The manufacturing process of a magnetic layer coating solution or a nonmagnetic layer coating solution of a magnetic recording medium in the invention comprises at least a kneading process, a dispersing process, and a blending process to be carried out optionally before and/or after the kneading and dispersing processes. Each of these processes may be composed of two or more separate stages. All of the materials such as ferromagnetic metal powder, nonmagnetic powder, a binder, carbon black, an abrasive, an antistatic agent, a lubricant and a solvent for use in the invention may be added at any process and any time. Each material may be added at two or more processes dividedly. For example, polyurethane can be added dividedly at a kneading process, a dispersing process, or a blending process for adjusting viscosity after dispersion. For achieving the object of the invention, conventionally known techniques can be used partly in the above processes. Powerful kneading machines such as an open kneader, a continuous kneader, a pressure kneader or an extruder are preferably used in a kneading process. These kneading treatments are disclosed in detail in JP-A-1-106338 and JP-A-1-79274. For dispersing a magnetic layer coating solution or a nonmagnetic layer coating solution, glass beads can be used, but dispersing media having a higher specific gravity, e.g., zirconia beads, titania beads and steel beads are preferably used. Optimal particle size and packing rate of these dispersing media have to be selected. Well-known dispersers can be used in the invention.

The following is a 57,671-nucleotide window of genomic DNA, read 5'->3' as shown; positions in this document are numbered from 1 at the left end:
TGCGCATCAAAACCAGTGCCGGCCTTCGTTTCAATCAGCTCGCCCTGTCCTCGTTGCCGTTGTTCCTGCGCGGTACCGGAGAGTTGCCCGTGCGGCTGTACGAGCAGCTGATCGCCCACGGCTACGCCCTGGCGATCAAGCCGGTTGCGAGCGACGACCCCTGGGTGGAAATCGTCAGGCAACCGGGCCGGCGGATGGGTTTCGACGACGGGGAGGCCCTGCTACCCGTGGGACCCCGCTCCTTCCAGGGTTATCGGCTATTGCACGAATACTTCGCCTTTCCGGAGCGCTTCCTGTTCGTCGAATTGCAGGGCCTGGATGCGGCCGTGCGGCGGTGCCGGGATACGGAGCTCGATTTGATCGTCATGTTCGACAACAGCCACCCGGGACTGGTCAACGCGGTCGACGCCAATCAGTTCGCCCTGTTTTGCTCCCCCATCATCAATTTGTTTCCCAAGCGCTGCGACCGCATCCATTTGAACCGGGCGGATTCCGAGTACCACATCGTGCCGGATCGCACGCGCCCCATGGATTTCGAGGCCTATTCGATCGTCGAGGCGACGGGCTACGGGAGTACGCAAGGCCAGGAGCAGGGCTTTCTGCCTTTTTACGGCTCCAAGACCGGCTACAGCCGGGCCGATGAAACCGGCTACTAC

In the manufacturing method of a magnetic recording medium in the invention, a magnetic layer is formed by coating a magnetic layer coating solution in a prescribed thickness on the surface of a nonmagnetic support under running. A plurality of magnetic layer coating solutions may be coated successively or simultaneously multilayer-coated, or a nonmagnetic layer coating solution and a magnetic layer coating solution may be coated successively or multilayer-coated simultaneously. For coating the above magnetic layer coating solution or nonmagnetic layer coating solution, air doctor coating, blade coating, rod coating, extrusion coating, air knife coating, squeeze coating, impregnation coating, reverse roll coating, transfer roll coating, gravure coating, kiss coating, cast coating, spray coating and spin coating can be used. These coating methods are described, e.g., in Saishin Coating Gijutsu (The Latest Coating Techniques), Sogo Gijutsu Center Co. (May 31, 1983).